Bombs kill 15 in Pakistan
ISLAMABAD - Three separate bombings killed 15 people in northwestern Pakistan on Saturday, while authorities investigated reports that a pilotless U.S. drone crashed elsewhere in the militant-plagued region bordering Afghanistan.
The bombings, coming days after gunmen attacked Sri Lanka's visiting cricket team, were a fresh reminder of the militant threat in Pakistan, where Western leaders worry that a growing political feud could distract the government from tackling the extremists head on.
Al-Qaida and Taliban fighters are believed to use pockets of Pakistan's northwest as bases to plan attacks on U.S. and NATO forces in Afghanistan. The U.S. has used drones to fire missile strikes against militants in the area, prompting protests from Pakistani officials who say the attacks fuel anti-American sentiment.
Iraqi PM calls for stronger govt.
BAGHDAD - Iraqi Prime Minister Nouri al-Maliki on Saturday called for an end to the practice of distributing top government jobs along religious and ethnic lines, saying the system leads to weakness and mismanagement.
Al-Maliki, a Shiite, also renewed his call for changes in the 2005 constitution, which he believes restricts the power of the central government to deal with national problems after nearly six years of war.
'There is a difference between sectarian distribution of posts in the government and the principle of partnership,' al-Maliki told a conference of Iraqi tribal leaders.
US man among Tijuana victims
TIJUANA, Mexico - Mexican authorities say a U.S. man was among three decapitated victims found this week in the northern border city of Tijuana.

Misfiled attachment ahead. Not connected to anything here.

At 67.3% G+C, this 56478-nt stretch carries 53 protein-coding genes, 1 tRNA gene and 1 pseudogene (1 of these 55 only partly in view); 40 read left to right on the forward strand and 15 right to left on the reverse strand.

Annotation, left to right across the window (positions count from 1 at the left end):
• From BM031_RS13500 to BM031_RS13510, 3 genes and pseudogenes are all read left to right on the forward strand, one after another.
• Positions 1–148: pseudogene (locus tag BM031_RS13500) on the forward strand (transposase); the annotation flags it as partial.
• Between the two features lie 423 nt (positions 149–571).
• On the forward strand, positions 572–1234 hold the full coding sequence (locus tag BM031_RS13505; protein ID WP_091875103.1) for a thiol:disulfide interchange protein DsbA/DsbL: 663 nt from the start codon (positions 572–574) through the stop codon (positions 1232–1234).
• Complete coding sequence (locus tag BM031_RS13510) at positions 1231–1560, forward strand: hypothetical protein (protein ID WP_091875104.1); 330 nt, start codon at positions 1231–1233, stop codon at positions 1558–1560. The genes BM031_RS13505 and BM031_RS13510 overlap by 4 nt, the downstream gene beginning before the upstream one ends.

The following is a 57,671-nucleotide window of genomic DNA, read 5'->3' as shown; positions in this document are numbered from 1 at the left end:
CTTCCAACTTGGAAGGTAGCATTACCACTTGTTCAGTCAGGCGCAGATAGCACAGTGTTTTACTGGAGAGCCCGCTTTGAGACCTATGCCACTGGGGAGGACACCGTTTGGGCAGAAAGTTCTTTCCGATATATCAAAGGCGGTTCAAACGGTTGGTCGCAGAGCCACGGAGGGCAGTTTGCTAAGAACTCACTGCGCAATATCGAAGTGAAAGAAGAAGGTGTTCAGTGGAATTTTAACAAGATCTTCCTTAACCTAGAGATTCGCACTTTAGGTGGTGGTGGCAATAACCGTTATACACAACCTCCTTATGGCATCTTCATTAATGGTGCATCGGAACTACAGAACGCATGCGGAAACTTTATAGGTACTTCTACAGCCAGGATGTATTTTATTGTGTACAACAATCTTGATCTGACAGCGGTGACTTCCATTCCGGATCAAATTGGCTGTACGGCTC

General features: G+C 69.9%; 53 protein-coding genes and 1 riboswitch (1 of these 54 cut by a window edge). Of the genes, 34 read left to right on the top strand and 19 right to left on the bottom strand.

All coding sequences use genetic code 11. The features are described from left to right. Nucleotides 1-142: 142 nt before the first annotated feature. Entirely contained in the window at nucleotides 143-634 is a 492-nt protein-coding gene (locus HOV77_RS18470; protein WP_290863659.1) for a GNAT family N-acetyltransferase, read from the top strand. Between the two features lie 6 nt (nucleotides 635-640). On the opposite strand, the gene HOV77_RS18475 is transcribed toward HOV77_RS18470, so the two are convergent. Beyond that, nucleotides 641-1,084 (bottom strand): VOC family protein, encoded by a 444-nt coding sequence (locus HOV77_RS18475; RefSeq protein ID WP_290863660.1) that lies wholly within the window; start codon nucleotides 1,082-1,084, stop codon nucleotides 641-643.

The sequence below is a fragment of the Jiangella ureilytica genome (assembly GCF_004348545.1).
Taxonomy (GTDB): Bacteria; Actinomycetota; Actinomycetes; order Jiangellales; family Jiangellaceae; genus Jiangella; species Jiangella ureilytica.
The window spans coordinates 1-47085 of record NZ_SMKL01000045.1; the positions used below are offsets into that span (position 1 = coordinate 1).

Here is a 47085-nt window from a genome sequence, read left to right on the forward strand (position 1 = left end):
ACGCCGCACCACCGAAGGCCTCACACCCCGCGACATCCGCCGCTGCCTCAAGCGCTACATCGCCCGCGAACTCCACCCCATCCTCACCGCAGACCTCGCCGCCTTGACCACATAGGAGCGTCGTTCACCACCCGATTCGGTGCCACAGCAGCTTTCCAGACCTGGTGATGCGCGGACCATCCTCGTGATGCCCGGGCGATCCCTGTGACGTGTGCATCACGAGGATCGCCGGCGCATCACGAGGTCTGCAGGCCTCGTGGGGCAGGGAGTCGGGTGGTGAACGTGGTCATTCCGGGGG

State prosecutors said the body of 38-year-old Jorge Norman Harrison was found by joggers Tuesday along with two other bodies near Tijuana's bullring.
Police said the three bodies also were missing their hands and one its feet.
Prosecutors said in a statement Friday that Norman Harrison had been convicted for drug trafficking in the United States. They said investigators searched a pizzeria he owned in Tijuana and found four handguns and more than 100 Valium pills.
An official with the U.S. Consulate in Tijuana confirmed Norman Harrison's death but declined to give any other details.
Karzai says he could extend rule
KABUL - President Hamid Karzai accepted a decision to schedule elections Aug. 20, but suggested Saturday he should keep power during the three-month gap after his term expires in May, setting up a possible constitutional showdown.
An opposition leader said parliament won't accept Karzai as president after May 21, and warned that an extension of Karzai's term could trigger nationwide demonstrations.
But no political leaders have offered any generally accepted solution, and Karzai on Saturday argued that his term should be extended because of the delayed election.
Obama to make visit to Turkey
ANKARA, Turkey - For one of his first foreign visits, President Barack Obama will call on NATO ally Turkey, an overwhelmingly Muslim country viewed as critical to aiding the U.S. pullout from Iraq, turning around the Afghanistan war and blocking Iran's nuclear ambitions.
The invasion of Iraq has strained the long friendship between the U.S. and Turkey, a Western-style democracy that straddles Europe and the Middle East and has an Islamic-oriented government. Obama's visit, expected at the end of a European trip in early April, would mark an improvement in ties.
Palestinian PM steps down
RAMALLAH, West Bank - The Western-backed Palestinian prime minister submitted his resignation Saturday, improving the odds of a possible unity government of Fatah moderates and Hamas militants, followed by new Palestinian elections.
Salam Fayyad announced that he will step down once a new government is formed, but no later than the end of March. Unity talks between the Islamic militant Hamas and the Fatah movement of moderate Palestinian President Mahmoud Abbas are to resume this week in Cairo. Abbas aides noted that if the negotiations fail, Abbas might reappoint Fayyad.